It's that time of the year - recital/show time. Remember that from your schooldays? You know, the time when all the adults insisted that you show the rest of the world what you'd been doing over the past few months, whether or not it really was ready for public consumption. I suffered through ballet and piano recitals and am very grateful I don't have to do this any more.
When you work in a school, you have to go to these things and support the students. Even if you were so traumatized by these events as a child, you have to suck it up and support the students (and, I suppose, the long-suffering teachers). Sometimes, as in the case of SAB's Workshop, it's a great thing and very inspiring. Sometimes the work shows promise, and you can see glimpses of the adult success. Sometimes, you just want to take the child aside and say "get a day job - one that doesn't have anything to do with making ART". Of course, you never do get to that point because, well, you're an adult and you don't want to totally kill their spirits.
This past week I've been to two art shows, and I've got a movie, a play and Workshop in the next few weeks. Having seen "Art School Confidential", though, the art shows were amusing. The most recent show (last night) was typical of the genre. Students display their portfolio, and parents and teachers walk around with very serious faces. Most of the art last night was angsty in the way that only teenagers can be angsty: lots of cleverly angled self-portraits, vibrantly odd colors, etc..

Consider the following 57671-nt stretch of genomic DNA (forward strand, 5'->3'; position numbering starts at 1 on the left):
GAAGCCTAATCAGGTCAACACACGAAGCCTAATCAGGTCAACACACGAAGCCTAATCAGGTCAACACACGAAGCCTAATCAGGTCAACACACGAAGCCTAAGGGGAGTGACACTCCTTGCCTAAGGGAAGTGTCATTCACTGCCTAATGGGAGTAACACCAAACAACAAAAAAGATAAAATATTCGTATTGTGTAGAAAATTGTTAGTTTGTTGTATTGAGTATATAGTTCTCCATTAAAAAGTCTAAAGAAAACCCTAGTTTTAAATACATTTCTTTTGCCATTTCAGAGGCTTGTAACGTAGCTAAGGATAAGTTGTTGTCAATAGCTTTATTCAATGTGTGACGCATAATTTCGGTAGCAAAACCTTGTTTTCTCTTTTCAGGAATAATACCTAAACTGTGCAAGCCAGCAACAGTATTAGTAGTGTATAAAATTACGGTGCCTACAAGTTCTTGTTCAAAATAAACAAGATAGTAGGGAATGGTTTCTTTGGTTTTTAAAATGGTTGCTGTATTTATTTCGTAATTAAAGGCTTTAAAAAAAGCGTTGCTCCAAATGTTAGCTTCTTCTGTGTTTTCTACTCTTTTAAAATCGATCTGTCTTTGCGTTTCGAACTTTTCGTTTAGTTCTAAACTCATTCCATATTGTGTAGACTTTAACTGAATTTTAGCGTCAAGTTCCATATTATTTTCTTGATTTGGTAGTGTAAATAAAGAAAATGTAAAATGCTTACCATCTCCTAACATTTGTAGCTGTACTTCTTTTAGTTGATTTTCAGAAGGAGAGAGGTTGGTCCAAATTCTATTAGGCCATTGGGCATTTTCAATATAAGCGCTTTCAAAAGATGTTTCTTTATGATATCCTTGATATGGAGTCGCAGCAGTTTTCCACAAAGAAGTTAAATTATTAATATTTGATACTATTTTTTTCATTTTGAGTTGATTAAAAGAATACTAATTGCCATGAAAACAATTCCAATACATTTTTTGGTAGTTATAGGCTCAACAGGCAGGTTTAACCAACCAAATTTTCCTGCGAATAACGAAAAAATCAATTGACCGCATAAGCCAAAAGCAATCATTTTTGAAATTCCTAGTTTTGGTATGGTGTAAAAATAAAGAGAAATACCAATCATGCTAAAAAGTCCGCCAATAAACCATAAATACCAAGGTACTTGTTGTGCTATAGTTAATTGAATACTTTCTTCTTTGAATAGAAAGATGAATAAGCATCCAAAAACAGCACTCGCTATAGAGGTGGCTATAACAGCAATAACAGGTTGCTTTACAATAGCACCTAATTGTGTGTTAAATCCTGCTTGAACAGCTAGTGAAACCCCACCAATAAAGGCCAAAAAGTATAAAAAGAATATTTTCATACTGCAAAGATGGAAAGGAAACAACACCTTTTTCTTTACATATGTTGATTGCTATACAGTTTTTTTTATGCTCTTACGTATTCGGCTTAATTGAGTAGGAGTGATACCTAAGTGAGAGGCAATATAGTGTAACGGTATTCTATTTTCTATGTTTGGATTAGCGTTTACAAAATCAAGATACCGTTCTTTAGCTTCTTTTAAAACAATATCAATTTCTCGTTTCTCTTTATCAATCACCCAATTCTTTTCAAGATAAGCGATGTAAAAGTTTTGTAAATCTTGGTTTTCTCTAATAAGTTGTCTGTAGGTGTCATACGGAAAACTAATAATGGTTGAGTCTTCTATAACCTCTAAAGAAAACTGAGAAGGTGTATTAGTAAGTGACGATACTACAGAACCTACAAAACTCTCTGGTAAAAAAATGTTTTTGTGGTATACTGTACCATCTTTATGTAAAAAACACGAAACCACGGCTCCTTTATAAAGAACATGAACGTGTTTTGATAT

One artist-in-the-making had a series that really jumped out at me. Why? Because it was almost a replica of The Piece in ASC, the one that becomes a major plot point. I couldn't even tell if this was a good work of art because of the similarity (and no, there's no way this could have been inspired by the movie, unless the artist was part of the making of the movie, since this series had been done over the course of the school year). Art imitating life can be interesting. Art imitating (or mirroring) art in a movie is... odd.
Tags: lazylife, art